Thursday, September 27, 2007

Psychosomatic Hypochondria

Seems like a redundant phrase, doesn't it? Psychosomatic Hypochondria...emphasis on the "psycho."

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Michael was working from home. The phone rings and he answers. He hangs up and yells, "Since when does Meave have allergies?" I go to the living room and answer, "Never."

"Well, she's been sneezing for the last 20 minutes and they want us to come get her."

Very perplexed, I head off to the school.

I open the office door and hear this explosive series of sneezes...fake ones. I walk in and am greeted by concerned looks from the office staff. I look at my red-faced, sweating 7 year-old, working hard to sneeze her brains out, and, trying hard not to laugh, I say, "Knock it off." And she does.

The office staff are now scraping their jaws off the floor as I lead my cured child out the door for a chat. Something is up.

After a long chat about how she really needs to go home 'cause she her throat now hurts (from sneezing for half an hour) and she has a fever (elevated body temp from the sneezing exercise she has been engaged in), I start leading her back to class. Gotta nip this one in the bud.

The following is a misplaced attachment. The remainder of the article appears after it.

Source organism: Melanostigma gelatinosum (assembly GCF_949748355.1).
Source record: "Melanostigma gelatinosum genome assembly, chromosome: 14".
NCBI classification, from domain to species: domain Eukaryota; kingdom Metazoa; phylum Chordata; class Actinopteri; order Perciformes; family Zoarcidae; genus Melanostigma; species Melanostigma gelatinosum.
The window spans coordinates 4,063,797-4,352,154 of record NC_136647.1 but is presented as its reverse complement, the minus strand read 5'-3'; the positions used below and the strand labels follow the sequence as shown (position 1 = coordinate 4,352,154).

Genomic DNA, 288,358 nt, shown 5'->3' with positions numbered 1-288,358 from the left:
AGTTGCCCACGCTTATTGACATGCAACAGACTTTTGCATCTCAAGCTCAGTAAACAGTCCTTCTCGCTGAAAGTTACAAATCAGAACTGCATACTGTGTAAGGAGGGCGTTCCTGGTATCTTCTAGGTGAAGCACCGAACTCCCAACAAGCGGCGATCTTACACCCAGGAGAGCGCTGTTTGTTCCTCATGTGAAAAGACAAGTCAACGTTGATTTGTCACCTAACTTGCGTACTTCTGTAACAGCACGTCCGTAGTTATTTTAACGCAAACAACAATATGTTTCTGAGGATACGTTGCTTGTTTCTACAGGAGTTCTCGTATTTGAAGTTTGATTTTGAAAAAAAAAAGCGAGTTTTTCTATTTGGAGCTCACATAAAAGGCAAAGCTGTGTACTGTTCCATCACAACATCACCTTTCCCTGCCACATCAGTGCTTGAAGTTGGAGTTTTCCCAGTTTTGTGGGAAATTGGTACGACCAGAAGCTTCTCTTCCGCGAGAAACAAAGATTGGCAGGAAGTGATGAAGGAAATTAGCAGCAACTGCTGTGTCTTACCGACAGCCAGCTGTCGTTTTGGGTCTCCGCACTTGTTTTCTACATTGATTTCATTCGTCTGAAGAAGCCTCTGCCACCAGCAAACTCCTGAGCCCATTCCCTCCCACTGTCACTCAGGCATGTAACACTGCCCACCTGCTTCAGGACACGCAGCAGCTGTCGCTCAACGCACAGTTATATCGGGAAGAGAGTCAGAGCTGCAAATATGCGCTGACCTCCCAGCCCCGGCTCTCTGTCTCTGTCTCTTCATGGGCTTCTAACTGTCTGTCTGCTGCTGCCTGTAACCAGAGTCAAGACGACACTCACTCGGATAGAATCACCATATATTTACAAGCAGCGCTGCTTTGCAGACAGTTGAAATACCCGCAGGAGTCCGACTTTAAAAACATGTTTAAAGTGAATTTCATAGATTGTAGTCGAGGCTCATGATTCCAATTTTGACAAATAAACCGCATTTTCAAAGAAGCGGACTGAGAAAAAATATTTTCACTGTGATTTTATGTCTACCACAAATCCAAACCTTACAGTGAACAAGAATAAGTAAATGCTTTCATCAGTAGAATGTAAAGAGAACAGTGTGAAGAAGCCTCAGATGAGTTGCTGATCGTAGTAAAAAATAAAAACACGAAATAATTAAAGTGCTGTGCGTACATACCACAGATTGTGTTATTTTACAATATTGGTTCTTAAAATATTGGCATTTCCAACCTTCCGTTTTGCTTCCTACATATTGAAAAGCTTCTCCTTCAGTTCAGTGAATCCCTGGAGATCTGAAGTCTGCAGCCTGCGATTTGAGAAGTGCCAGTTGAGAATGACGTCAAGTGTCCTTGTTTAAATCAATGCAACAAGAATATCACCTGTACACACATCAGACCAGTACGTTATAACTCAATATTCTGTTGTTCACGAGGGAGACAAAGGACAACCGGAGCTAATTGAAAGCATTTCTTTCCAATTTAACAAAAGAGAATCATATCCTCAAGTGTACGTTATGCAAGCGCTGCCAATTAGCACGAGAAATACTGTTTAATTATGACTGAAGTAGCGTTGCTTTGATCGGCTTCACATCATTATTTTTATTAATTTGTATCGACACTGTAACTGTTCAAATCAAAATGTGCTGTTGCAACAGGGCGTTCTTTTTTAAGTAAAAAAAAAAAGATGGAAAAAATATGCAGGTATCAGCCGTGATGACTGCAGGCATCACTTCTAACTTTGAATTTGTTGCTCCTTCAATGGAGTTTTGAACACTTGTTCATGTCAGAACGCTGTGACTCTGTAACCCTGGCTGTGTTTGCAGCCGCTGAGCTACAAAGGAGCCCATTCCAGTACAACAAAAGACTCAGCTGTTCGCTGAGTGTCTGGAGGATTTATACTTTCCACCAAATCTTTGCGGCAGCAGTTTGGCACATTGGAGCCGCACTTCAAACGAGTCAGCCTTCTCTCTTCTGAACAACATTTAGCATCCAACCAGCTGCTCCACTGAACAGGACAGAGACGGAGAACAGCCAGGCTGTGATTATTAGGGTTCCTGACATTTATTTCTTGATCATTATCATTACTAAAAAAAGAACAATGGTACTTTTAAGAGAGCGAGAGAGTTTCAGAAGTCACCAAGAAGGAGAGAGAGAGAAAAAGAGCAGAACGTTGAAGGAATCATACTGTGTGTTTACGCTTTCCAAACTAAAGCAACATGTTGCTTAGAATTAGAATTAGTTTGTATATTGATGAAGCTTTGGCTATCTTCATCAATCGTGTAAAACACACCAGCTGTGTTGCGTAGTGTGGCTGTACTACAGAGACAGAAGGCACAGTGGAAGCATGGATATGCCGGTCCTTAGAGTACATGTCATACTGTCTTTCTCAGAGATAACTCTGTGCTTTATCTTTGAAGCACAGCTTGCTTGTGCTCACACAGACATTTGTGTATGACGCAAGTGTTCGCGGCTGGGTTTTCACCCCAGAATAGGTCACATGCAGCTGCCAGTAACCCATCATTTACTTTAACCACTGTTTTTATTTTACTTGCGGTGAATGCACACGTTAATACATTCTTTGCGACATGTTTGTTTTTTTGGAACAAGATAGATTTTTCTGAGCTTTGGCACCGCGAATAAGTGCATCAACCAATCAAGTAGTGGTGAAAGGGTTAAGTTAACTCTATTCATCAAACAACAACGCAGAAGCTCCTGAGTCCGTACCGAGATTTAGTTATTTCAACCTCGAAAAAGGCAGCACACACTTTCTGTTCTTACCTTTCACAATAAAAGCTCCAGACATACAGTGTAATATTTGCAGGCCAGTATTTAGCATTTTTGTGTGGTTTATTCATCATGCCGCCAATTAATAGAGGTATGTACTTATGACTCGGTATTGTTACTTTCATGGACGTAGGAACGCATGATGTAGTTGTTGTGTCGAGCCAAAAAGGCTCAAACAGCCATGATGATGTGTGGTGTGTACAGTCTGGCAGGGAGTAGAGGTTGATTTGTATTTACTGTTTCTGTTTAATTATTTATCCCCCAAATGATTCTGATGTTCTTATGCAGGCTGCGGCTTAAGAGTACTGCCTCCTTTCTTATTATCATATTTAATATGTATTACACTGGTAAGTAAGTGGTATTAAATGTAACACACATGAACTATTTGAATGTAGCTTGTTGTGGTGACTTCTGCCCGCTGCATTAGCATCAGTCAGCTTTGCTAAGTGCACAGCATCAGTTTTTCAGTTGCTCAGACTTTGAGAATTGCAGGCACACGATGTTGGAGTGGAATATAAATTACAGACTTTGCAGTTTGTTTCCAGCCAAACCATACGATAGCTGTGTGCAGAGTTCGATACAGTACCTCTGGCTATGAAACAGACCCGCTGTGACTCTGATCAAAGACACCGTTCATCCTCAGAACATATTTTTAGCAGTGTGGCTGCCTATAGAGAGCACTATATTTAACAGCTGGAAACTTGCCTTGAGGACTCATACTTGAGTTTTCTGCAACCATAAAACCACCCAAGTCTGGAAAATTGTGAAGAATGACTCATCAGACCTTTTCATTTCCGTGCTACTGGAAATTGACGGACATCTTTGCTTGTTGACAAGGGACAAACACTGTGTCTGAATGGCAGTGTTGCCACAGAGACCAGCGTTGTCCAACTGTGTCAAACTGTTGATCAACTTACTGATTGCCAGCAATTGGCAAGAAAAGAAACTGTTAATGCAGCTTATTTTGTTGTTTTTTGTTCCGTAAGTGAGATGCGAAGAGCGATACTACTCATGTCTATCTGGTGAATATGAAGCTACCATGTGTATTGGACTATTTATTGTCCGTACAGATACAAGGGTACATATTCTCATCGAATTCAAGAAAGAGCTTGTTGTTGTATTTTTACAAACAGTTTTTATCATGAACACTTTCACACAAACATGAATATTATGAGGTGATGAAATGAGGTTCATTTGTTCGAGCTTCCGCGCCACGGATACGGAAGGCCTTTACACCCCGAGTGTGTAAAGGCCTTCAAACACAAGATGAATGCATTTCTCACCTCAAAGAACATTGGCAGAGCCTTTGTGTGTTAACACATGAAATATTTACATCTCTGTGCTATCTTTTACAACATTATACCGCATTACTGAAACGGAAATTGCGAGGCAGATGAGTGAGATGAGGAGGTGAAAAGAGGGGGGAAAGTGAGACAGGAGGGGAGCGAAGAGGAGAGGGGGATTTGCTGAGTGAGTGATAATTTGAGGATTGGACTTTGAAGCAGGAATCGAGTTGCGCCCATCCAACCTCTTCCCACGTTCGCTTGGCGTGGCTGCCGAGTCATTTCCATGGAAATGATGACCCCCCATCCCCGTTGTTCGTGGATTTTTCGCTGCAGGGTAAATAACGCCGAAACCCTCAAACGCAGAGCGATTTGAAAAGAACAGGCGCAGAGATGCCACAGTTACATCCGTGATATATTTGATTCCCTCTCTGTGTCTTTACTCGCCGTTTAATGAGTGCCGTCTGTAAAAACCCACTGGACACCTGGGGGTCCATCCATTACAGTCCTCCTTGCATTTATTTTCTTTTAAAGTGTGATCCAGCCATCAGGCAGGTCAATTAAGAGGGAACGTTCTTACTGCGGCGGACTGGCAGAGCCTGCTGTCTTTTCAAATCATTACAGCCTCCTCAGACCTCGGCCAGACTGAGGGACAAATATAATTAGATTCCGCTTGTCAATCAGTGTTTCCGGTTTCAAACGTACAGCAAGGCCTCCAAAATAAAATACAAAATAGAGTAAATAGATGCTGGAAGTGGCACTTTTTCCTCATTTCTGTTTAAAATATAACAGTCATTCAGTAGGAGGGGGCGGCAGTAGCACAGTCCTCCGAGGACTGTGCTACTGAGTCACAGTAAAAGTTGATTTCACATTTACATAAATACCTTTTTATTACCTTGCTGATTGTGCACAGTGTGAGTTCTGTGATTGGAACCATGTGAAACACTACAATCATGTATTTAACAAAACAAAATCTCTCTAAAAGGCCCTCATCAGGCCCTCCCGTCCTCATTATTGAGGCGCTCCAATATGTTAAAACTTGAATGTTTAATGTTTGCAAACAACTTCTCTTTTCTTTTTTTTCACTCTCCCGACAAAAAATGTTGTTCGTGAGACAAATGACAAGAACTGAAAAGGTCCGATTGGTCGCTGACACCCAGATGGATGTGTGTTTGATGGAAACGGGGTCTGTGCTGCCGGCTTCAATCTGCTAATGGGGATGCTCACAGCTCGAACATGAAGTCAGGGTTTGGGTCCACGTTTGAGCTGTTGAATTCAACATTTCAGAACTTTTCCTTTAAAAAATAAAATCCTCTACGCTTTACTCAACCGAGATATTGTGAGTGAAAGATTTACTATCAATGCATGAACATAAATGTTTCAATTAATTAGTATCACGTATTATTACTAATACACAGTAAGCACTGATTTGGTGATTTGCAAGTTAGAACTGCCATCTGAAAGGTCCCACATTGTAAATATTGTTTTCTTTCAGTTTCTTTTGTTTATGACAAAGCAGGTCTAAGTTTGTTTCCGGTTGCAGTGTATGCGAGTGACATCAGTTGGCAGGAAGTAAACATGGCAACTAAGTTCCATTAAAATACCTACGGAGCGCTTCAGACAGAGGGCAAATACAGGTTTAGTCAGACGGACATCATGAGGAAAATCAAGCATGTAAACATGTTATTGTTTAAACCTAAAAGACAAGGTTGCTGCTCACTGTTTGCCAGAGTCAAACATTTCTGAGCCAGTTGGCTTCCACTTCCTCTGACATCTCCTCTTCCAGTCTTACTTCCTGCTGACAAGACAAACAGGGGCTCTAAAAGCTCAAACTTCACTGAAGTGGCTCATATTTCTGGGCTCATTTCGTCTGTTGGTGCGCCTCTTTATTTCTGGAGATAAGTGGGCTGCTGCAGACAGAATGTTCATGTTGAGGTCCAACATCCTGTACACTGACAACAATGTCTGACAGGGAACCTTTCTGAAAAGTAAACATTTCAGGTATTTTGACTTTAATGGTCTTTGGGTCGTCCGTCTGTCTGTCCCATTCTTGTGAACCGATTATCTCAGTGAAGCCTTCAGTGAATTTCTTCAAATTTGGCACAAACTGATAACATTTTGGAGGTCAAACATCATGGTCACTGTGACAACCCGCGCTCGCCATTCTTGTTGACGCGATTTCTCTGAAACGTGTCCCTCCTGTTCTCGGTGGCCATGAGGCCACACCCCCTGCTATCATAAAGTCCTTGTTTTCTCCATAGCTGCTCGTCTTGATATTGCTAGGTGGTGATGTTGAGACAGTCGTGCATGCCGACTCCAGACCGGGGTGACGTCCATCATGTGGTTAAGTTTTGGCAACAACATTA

I keep asking if something is wrong...somebody being mean? Something freaking her out in class? Is she worried about something? As we near her classroom, she grabs my leg and starts crying about how she just misses me SOOOO MUCH! We discuss the fact that I am always home when she gets there and that when she needs me I show up at school...and her shoulders sag in defeat.

She goes into the class room as her concerned teacher comes out to talk to me.

"I have never seen an allergy attack like that!" she says.

"It was fake," I tell her. After she blinks a couple of times, she bursts out laughing. Meave likes her because she is funny, and I can see now that she has a good sense of humor. We discuss the testing that is going on and how Meave has a perfection complex that rivals my own, blah, blah, blah... As I left, she was smiling, and Meave was working.

As I am leaving the building, I am asked several times about Meave's attack and watch each jaw drop as I say it was fake. The school nurse laughed and said it was the most committed performance she had ever seen. And then she patted me on the back and said, "Good job, Mom!"

When I got home and told Michael why I was without the youngest diva, guess what his jaw did. And he said it was a good thing that I went because he would have believed her. Good divas always believe other good divas.

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